Healthy Hectares – Land Class Fencing

Figuring out the best way to manage your land can be overwhelming. There are so many different systems, methods and philosophies on how to increase outputs and minimise inputs. Unfortunately there’s no one size fits all approach. Every property is different. Every season is different. Every business is different.

Grazing on undulating land

There are however some aspects of each property that remain relatively consistent with time. It’s these aspects that Land Class Fencing uses at its core.

Land Class Fencing allows you to assess your property’s unique characteristics and divide it up into areas of similar output and resilience. These areas are converted to paddocks, which can then be managed in the same way as other paddocks of the same class.

Some of the characteristics that can be used to divide your land into classes include:

  • Slope
    • What’s the pitch of the area? Is is slightly undulating or extremely steep? Sheep prefer to camp at the top of hills.
  • Direction
    • Is the area North facing, therefore catching more sunlight than a South facing slope?
  • Ground cover
    • How much and what kinds of vegetation are present? This can include trees, weeds and grasses. Generally, the more ground cover there is, the more the area is resilient to erosion and less prone to flooding.
  • Soil type and characteristics
    • Does the soil have a high carbon content? Is it mostly clay, loam or sand? Does it absorb and retain moisture? Is it compacted from years of stocking?
  • Accessibility
    • Can you access the land with a tractor? Can it be seeded or fertilised?
  • Access to water
    • Is there a consistent source of water for livestock? Does it dry up in summer? If there’s no water source in your proposed paddock, you’ll need to factor in the cost of adding a dam or trough.

By carefully observing your land and thinking about each of these characteristics, you can begin to get a feel for each area. From this, you can start to plan fence lines and create a budget.

An example of land class fencing between hilly and flat country

The land should be roughly divided up into each area’s potential output. For instance, flat, well drained country is likely the most productive land, suitable for grazing or cropping. It’s less prone to damage from livestock and machinery, and easier to work than steep hills. Steep hills require more careful grazing, and may not be easily accessible with machinery. Undulating country will often be quite productive, but with higher variability than flat country. This is probably not suitable for some types of crops, but it’s still ok for grazing.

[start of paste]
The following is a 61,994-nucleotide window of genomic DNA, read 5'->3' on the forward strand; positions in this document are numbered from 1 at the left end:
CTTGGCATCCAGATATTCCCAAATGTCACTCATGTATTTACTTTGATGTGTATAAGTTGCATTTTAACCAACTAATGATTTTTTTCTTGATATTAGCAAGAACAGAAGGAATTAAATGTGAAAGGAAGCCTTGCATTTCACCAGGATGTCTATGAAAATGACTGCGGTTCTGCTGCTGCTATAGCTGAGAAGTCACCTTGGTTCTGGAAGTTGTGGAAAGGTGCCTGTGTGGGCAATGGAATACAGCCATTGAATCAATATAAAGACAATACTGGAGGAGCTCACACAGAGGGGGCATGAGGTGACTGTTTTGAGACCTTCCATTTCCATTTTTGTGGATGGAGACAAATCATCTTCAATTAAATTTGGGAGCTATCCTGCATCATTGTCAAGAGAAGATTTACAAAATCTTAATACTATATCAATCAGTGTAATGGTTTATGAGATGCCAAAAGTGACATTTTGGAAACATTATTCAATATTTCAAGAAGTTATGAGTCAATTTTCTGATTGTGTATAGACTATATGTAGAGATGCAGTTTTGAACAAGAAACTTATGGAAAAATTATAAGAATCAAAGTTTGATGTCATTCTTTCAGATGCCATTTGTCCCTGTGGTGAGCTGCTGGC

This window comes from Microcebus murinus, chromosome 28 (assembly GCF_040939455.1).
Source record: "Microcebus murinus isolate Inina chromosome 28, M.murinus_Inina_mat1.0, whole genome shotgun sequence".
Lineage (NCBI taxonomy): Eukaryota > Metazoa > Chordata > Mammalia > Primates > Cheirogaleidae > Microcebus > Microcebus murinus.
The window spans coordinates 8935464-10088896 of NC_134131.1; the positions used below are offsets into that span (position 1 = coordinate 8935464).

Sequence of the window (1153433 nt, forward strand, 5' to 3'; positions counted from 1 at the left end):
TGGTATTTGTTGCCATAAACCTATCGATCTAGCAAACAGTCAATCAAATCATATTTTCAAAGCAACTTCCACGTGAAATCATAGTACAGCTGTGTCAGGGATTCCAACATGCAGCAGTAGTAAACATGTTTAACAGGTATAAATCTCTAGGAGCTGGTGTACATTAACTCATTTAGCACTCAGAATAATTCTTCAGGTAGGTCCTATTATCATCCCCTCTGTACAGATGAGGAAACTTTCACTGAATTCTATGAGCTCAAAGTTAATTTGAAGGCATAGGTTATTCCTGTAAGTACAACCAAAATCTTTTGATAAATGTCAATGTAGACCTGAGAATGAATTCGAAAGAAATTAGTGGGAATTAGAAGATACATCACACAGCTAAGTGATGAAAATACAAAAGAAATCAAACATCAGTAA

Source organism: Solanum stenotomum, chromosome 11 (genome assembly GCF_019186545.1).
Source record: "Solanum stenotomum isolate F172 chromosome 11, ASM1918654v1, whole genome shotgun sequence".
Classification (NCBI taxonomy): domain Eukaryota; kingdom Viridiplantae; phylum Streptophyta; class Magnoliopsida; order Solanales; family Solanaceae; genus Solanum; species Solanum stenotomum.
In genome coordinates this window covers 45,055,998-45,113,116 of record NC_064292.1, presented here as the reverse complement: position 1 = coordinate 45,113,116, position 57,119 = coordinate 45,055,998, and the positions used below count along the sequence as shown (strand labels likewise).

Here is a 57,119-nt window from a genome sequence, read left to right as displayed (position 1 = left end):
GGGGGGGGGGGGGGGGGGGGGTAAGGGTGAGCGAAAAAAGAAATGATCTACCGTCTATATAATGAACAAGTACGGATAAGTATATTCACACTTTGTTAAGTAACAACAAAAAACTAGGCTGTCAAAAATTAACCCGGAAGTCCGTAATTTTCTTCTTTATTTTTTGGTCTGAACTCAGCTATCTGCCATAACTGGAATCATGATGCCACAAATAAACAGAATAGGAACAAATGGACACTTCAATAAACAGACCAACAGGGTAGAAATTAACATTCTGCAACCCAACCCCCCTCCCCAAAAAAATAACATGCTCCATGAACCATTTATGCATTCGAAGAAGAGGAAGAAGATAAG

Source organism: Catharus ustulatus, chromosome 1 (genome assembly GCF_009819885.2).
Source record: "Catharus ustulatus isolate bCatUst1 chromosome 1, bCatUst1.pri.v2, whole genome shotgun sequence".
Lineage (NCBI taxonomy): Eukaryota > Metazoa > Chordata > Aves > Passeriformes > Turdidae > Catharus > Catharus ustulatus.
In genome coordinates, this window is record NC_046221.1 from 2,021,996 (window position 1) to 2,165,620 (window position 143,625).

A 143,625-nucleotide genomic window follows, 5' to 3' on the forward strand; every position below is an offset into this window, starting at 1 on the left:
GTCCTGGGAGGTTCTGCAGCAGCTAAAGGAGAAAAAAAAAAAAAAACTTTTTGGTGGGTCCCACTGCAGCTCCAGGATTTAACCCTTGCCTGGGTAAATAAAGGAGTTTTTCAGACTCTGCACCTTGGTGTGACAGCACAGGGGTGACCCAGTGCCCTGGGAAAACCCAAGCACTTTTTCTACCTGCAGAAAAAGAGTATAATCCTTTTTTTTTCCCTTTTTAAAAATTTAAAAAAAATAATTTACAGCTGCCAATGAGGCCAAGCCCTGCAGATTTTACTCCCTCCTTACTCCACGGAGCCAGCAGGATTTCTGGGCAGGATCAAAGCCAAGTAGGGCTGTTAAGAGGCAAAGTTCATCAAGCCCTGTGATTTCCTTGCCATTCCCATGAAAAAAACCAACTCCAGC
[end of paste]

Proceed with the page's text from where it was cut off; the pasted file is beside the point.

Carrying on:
It’s recommended that you first use electric fences for your new paddock boundaries. The reason is that you want to test that your fencelines are going to achieve the desired result before you commit the time and expense to a full, permanent fence. Only when you’ve proven that your classes are sound and you’re seeing the desired result should you commit to new fences. Fences should be installed at the break of slopes (where the angle of the ground begins to change). Putting fences along ridgelines is not advised, as stock will congregate at the ridge.

Fences are only half the battle though. Once the infrastructure is in place it’s time to consider the other factors.

Rotational grazing is essential to maximising your productivity whilst preserving your land. Grasses don’t like to be continually grazed, as it limits their recovery time. The issue with small mobs/herds in large paddocks is that the livestock will preferentially graze certain areas over others. This leads to over and undergrazing within the same paddock. Once you’ve created smaller paddocks, increasing your mob/herd size is essential for effective management of your grasses. This is because it allows more control of how each paddock is grazed. With careful monitoring, livestock can be moved on to the next paddock when the grass is optimally grazed. Preventing overgrazing has several benefits, including higher long term productivity and less chance of erosion.

Fencing and replanting of a sensitive waterway to prevent erosion

So to summarise, the general steps of Land Class Fencing are:

  1. Carefully observe your land before making any changes.
  2. Use electric fences first to test your new paddock boundaries.
  3. Once you’re happy with the proposed fence locations, plan and install your new fences and water infrastructure if required.
  4. Increase the size of your mobs/herds for more control and efficiency.
  5. Watch your grasses and use rotational grazing to continually move livestock through the farm.
  6. Allow land time to rest and avoid grazing sensitive or vulnerable areas.

If you’d like to find out more about managing your property, the Healthy Hectares guide is packed full of useful advice. While you’re at it, check out our other video on Hillside Erosion.